And Blunt and Dornan just fit so well together that each improves the other’s performance. It’s chemistry, invisible magic, but there’s a pragmatic reason too. They know that if they don’t get this relationship right, the film will sink.

Writer/director John Patrick Shanley is best known as a playwright for the theatre, though he notably won an Oscar for writing Moonstruck, another romance about mismatches. You can laugh at his desperate padding of this film’s plot to get the running time up to length. In fact you can be amused by all sorts of things in this film – that Hamm is in it at all! Or Walken! – and it is a bit of a mad custard, but in the end it is also simply rather lovely. Got to be a space for a bit of that in everyone’s life. To be sure.

 

Wild Mountain Thyme – Watch it/buy it at Amazon

 

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© Steve Morrissey 2021

 

 

The War with Grandpa

Cheech Marin, Robert De Niro, Jane Seymour and Christopher Walken in a huddle

 

In 2016 Robert De Niro starred in Dirty Grandpa, as the titular disgusting (in lots of ways, but mostly sexually) senior giving uptight grandson Zac Efron lessons in letting it all hang out.

It was a funny film, though a 5.9 rating on the imdb (as I type) suggests that not everyone loved it. I didn’t love it either, but a few good gags and a suggestion that even the oldies like to part-ay is, in these frigid times, enough for me.

The War with Grandpa was made one year later and then sat on a shelf for three more, thanks to the Harvey Weinstein scandal (the Weinsteins were set to distribute it). It’s quite a diffrerent proposition, a family comedy with a plot contained pretty much in the title – Grandpa (De Niro) goes to live with his daughter (Uma Thurman) and family, causing her son Peter (Oakes Fegley) to be ejected from his room so Grandpa can have it. Peter is relocated to the attic, where rats, spiders and what have you lurk. He is not happy and declares war on Grandpa. Grandpa, forced to abandon listening to mawkish 1940s music (Hollywood still not being able to accept that it’s boomers who are now the oldies and 1960s music would be more appropriate), declares war back.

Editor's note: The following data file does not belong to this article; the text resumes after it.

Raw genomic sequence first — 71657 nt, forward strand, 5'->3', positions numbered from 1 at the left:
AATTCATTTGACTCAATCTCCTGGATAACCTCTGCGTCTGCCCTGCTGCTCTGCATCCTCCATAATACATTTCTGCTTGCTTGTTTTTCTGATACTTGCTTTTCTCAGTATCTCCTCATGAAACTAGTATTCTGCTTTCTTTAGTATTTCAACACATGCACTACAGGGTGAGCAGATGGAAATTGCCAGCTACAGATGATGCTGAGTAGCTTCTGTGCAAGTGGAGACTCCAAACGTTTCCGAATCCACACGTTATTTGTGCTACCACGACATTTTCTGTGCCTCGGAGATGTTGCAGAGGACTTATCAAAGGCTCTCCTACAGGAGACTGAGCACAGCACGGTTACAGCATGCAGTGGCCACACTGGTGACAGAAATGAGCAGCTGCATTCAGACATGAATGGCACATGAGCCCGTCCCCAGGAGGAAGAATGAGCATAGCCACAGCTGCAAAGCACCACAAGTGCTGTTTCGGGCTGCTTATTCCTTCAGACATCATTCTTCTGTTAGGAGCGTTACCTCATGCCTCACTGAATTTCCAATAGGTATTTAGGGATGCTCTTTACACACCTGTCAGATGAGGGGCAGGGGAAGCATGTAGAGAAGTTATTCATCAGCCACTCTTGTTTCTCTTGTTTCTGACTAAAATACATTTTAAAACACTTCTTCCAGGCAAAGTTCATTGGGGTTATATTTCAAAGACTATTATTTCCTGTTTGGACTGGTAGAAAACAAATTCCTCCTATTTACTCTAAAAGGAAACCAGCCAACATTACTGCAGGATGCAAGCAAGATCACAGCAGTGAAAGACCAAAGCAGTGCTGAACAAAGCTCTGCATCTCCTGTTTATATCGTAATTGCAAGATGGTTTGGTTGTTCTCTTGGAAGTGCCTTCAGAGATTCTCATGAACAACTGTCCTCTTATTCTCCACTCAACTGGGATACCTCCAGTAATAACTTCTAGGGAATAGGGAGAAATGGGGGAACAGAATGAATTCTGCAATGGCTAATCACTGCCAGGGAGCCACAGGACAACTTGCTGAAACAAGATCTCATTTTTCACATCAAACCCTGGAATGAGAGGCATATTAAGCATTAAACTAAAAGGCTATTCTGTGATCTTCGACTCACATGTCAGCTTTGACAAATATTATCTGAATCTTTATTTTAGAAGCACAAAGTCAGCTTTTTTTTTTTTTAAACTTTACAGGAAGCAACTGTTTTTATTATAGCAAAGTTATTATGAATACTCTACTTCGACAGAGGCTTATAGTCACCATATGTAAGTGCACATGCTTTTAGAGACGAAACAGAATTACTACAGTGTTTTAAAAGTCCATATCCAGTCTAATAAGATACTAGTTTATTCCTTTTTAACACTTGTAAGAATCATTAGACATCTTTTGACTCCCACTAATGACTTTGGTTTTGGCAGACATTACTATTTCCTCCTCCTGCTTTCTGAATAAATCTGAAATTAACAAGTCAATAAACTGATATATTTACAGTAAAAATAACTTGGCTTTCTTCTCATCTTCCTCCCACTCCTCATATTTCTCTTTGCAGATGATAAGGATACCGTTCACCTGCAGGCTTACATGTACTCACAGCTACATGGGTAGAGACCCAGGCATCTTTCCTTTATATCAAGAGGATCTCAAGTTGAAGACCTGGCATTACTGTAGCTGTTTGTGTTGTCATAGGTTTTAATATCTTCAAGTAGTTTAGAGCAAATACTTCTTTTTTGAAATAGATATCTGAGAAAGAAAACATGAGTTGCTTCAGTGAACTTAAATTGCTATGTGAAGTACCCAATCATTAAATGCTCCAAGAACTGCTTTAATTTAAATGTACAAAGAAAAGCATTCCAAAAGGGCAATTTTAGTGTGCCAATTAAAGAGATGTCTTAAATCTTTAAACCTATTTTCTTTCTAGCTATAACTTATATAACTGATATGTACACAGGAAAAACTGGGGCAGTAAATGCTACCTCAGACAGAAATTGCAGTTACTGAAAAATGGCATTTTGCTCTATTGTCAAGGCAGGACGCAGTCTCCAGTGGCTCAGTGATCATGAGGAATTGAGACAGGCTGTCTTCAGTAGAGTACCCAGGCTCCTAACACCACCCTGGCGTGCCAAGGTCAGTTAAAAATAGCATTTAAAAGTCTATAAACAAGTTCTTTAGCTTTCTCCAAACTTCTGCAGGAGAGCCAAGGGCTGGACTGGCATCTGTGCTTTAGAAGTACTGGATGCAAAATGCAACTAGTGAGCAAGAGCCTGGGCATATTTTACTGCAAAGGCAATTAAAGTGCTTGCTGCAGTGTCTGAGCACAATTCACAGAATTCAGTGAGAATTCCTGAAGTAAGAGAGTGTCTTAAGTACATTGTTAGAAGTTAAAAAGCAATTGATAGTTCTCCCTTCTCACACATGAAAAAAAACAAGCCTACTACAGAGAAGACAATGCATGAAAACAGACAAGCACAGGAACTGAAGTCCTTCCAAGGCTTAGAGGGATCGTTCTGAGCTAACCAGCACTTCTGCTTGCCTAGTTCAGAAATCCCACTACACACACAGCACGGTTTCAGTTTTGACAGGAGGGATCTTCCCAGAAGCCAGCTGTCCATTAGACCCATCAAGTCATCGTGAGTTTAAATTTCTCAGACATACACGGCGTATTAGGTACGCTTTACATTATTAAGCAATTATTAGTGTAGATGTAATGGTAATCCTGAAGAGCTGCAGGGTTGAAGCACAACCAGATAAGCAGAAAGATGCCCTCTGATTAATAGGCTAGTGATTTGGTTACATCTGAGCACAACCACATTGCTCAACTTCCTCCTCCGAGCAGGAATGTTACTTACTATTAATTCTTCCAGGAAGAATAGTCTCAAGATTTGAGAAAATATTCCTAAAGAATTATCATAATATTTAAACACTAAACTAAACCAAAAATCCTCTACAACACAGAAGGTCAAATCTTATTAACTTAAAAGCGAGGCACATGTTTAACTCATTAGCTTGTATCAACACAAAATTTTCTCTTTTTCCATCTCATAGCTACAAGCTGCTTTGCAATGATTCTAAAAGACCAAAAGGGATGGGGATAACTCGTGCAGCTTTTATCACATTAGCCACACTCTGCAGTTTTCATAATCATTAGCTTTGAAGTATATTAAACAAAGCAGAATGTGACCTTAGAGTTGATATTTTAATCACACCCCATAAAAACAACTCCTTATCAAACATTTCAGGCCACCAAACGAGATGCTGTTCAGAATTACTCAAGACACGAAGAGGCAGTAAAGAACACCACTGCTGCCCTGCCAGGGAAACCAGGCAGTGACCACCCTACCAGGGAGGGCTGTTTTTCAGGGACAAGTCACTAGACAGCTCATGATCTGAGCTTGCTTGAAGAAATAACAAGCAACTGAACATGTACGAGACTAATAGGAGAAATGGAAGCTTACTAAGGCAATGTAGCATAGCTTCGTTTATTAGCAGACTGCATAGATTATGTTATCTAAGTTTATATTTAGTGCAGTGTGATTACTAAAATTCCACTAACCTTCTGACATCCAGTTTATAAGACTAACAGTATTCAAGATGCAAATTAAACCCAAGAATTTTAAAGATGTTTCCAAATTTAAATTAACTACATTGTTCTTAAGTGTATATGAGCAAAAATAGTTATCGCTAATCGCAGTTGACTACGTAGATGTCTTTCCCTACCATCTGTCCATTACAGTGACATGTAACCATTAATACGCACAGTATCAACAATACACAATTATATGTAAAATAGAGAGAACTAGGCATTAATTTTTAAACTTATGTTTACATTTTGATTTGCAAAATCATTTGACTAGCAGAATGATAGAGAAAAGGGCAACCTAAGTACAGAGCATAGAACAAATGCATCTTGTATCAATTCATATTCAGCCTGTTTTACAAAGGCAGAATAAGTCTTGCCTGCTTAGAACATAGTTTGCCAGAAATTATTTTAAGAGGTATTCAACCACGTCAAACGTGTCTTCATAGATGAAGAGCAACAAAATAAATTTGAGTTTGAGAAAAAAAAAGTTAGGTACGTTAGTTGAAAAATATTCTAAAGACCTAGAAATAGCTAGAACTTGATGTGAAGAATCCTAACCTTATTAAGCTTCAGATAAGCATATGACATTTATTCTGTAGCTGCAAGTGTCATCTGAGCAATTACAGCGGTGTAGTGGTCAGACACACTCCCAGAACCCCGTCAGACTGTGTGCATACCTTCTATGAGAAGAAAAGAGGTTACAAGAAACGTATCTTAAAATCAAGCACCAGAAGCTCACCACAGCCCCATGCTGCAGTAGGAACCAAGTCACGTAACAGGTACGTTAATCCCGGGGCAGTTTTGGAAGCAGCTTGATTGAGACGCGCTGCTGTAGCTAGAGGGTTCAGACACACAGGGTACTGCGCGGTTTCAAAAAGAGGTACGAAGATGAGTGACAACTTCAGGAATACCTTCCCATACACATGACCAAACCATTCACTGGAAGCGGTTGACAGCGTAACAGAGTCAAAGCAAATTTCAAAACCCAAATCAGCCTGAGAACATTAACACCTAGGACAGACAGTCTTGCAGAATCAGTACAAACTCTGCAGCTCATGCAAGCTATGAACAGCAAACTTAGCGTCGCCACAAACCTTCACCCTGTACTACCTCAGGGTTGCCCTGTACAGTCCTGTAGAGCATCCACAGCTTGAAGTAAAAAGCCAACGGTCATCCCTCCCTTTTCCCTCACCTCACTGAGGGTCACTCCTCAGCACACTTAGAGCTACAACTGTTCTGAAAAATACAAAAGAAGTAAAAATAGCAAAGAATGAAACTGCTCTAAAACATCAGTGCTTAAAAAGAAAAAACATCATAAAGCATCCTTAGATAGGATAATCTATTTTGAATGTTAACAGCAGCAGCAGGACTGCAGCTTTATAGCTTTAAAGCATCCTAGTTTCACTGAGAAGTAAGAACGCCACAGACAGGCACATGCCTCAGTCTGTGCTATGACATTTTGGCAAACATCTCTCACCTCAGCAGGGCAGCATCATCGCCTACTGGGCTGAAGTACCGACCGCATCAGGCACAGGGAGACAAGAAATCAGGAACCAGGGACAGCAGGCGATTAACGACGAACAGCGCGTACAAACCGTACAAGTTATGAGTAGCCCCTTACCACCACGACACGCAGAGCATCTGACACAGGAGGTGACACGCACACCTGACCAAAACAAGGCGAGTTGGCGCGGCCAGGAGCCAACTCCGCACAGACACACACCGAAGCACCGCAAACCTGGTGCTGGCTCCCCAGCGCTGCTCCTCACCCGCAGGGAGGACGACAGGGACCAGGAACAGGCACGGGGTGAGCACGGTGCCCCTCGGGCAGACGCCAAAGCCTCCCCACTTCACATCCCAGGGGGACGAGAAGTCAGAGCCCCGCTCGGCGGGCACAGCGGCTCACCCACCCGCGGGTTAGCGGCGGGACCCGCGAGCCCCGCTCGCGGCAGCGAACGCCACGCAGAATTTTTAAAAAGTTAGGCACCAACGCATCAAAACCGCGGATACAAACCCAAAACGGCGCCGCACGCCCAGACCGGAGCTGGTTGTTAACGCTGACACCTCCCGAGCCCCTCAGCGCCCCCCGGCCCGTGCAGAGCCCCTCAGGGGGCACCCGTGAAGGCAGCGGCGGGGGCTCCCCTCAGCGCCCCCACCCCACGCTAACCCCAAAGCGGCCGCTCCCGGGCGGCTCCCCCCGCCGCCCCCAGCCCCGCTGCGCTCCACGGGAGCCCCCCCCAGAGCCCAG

It’s a guerrilla war of escalating tit-for-tat – Peter switches foam sealant for grandpa’s shaving foam, grandpa responds by removing all the screws from Peter’s bed so it collapses when he bounces on to it. Grandpa doctors Peter’s homework. Peter loosens the heads on Grandpa’s golf clubs. A python is let loose at one point. But it’s an honourable war, with Peter and Grandpa swearing to keep this between themselves, so the rest of the family don’t find out (and also conveniently allowing the film to continue).

 

Robert De Niro and Oakes Fegley
Grandpa and Peter enjoy a momentary pause in the hostilities

 

That’s about it, plotwise – they skirmish, practical jokes and physical comedy abound. Fleshing things out a touch are Peter’s schoolfriends, a nerdy bunch who are plagued by a school bully crying out for comeuppance. Grandpa also has friends, played by Christopher Walken, Cheech Marin and – once Grandpa’s recruited her from a local supermarket – Jane Seymour.

It is quite a starry cast and it doesn’t leave much space for Rob Riggle as Peter’s dad. Riggle mugs gamely to camera, making the best of being a virtual unknown in a sea of names, but actually he’s the key to the whole thing. Because what we’re really watching is an updated version of a 1960s Disney live-action comedy featuring smart kids, mild jeopardy, and a good-natured but ineffectual parent (Riggle aka the Dickless Disney Dad) whose job is to act as a catch-up sounding board.